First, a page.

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Home > News > 2023 - a year of partial recovery and many policy battles. And look out for more political upheaval in 2024!

2023 - a year of partial recovery and many policy battles. And look out for more political upheaval in 2024!

29th Dec 2023 / By Lizzie Wilson

NPA chief executive Lizzie Wilson summarises an eventful year for the NPA and looks forward to a year of more political upheaval in 2024. 

Lizzie Wilson 22It’s that time of year again, where I sit down and try to pull together a review of the year just gone. I find it difficult, as there is just so much that happens in the pig sector (and life), it sometimes feels like we’re living and working the dog equivalent of the passing of time – seven years’ worth of events and fluctuations crammed into the period of just one. Or is that just me?!

2023 began with the pig price in a much more positive place and moving in the right direction, but with COP at an unprecedented high, producer members were still losing money.

However, with supply tightening and only forecast to reduce further, the first green shoots of recovery for the pig sector were starting to become apparent and not a moment too soon, having lost a significant proportion of the sow herd.

By this point the application window for the first round of the Slurry Infrastructure Grant was just closing, and we were about to enter discussions for the second round, with a focus on the inclusion of far more for pig producers.

The NPA team devoted a considerable amount of resource to what was thought to be the potentially catastrophic Retained EU Law Bill (remember that?!) in anticipation that some legislation (of the 1,700 pieces within the agricultural remit) could simply be written off, if not actively reviewed and retained by the sunset clause at the end of the year.

However, after a somewhat obvious and arguably simple tweak so that only legislation that was deemed to now be irrelevant was withdrawn, everyone breathed a sigh of relief

Contractual practice review

Onto the spring and the summary of responses received by Defra to their contractual practice in the pig sector consultation was published; a pretty comprehensive distillation of over 300 submissions from primary pig producers, allied industry and the wider supply chain alike.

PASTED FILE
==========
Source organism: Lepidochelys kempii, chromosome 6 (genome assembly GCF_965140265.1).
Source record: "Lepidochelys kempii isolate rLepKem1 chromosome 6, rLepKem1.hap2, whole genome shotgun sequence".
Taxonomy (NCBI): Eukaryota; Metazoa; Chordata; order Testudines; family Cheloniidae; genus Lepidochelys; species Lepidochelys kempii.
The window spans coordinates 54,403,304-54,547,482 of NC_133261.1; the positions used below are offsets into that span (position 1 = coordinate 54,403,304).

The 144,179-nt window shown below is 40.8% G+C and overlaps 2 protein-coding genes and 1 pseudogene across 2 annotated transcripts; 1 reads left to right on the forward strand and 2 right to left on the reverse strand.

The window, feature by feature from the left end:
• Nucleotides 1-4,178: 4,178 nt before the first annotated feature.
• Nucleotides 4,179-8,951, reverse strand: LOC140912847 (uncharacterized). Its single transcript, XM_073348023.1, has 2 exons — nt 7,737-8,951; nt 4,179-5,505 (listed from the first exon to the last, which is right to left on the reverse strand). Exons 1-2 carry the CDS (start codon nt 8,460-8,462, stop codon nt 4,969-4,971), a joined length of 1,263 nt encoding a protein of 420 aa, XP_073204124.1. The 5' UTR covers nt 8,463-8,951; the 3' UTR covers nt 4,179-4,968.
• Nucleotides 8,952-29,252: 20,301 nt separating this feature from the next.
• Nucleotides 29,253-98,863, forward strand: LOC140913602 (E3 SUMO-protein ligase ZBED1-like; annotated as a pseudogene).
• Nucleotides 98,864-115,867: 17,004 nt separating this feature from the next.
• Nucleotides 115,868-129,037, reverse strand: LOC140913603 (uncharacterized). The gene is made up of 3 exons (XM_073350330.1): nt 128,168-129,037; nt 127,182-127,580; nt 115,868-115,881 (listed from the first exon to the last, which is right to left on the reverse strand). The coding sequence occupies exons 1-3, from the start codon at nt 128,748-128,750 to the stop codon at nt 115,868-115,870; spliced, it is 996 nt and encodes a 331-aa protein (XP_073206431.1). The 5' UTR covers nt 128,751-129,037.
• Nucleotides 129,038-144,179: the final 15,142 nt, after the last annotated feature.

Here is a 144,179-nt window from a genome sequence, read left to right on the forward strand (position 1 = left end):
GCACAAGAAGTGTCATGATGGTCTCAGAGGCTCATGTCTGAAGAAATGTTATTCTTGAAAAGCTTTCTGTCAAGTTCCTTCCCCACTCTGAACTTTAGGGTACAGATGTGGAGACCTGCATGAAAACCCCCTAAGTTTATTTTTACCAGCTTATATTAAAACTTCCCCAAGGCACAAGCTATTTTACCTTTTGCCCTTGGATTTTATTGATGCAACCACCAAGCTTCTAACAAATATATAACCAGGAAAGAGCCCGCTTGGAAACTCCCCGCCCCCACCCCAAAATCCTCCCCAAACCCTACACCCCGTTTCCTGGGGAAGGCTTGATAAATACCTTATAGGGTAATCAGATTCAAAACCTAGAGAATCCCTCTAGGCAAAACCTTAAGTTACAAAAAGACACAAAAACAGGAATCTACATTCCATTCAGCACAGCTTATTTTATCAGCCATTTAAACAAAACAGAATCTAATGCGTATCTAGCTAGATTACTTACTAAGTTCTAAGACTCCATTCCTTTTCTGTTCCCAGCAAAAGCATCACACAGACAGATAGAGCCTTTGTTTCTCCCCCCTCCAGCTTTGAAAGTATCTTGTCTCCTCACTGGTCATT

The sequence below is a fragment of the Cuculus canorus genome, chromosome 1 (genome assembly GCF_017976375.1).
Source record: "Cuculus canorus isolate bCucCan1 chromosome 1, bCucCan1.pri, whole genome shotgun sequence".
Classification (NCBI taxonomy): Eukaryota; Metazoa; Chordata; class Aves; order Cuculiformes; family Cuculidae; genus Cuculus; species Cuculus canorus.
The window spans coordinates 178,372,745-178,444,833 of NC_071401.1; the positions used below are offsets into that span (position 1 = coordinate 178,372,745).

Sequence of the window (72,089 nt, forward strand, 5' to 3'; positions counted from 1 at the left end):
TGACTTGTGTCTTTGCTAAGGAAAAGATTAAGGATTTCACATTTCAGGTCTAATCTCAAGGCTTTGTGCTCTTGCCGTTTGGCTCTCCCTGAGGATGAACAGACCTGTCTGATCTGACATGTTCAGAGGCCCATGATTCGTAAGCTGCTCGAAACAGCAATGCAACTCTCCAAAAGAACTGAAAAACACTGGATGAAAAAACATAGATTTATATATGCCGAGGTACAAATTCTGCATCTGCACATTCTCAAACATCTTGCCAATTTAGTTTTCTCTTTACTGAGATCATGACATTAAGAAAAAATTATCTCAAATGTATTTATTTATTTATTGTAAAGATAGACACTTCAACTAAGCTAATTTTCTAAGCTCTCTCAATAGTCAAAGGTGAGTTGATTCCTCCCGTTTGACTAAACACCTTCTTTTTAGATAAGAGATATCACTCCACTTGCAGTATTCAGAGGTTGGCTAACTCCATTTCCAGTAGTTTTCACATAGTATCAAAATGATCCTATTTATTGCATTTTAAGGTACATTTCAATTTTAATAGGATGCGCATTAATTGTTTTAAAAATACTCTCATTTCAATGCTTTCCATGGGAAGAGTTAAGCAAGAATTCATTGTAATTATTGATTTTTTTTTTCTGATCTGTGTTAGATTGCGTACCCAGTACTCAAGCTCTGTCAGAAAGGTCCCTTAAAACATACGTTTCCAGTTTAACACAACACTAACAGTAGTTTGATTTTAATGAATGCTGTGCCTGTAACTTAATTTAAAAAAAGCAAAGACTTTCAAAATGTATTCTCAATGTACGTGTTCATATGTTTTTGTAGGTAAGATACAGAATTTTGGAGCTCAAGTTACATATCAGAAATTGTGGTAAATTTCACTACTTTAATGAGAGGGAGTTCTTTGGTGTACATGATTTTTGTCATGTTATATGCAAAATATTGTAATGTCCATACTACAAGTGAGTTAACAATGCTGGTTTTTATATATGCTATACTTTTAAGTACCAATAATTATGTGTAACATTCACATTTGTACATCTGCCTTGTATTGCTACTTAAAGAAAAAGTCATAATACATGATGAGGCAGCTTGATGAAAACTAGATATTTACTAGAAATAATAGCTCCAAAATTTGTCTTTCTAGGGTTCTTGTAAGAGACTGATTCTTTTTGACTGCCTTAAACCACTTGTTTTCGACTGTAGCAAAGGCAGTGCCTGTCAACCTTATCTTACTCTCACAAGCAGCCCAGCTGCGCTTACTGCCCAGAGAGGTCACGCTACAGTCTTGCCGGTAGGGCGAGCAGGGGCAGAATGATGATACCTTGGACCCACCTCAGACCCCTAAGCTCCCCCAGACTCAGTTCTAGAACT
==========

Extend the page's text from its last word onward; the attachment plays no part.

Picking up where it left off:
Defra was delighted with how well the pig sector had engaged and have been true to their word in progressing this integral piece of work at pace (well, as fast as the internal workings of Government/Parliament can manage). After reading their initial draft document that will act as the precursor for more detailed legislation, we feel we’re in a positive position going into 2024.

By the summer, supply impacted by the loss of sows had continued to tighten with the SPP, reaching an unprecedented high of 225p/kg, while, thankfully, wheat prices had dropped in contrast, meaning producers could finally start to dig themselves out of the financial black hole they’d found themselves in from the previous two years. Sadly, a wet summer meant BBQ demand was somewhat subdued.

ASF threat

That sentiment was carried through to the autumn, when we learned ASF had made the huge 400km jump across the Baltic Sea to Sweden.

This made many throughout the supply chain very nervous, not just producers but retailers, also, who started to ask questions about the risk to the UK and security of domestic supply.

The then Defra Secretary Therese Coffey and Minister Spencer made all the right noises about ASF, but we felt there was little depth, otherwise. So, we continued to push, supported by the NFU and other livestock associations worried about concurrent notifiable disease outbreaks and how Defra and APHA would manage the considerable demand on their resources.

In autumn, the battle to get border checks implemented on goods moving from the EU into mainland GB received a further set back when they were delayed for a fifth time. Following this, we further escalated our campaign to raise awareness with Parliamentarians of the ever-increasing threat of ASF without effective border controls in place.

Thankfully, the political landscape has been slightly more settled with only two Defra Secretaries of State to brief. Minister Spencer has remained as the one beacon of continuity throughout; a supportive presence, which has been very welcome.

But what has become increasingly obvious as the year has elapsed is the sharpening focus on the General Election, at some point next year, making it harder and harder to get decisions or just basic information on progress on a variety of contentious areas.

Winter has brought a disappointing albeit understandable drop in pig price, the saving grace being the leisurely speed of the decrease and potentially the more competitive outlook.

Looking ahead to 2024, I feel it’s safe to say we’re in for another tumultuous year, politically, at least, but fingers crossed for a desperately needed period of stability otherwise.

From all on the NPA Board, PIG and staff, we wish our members a very happy New Year.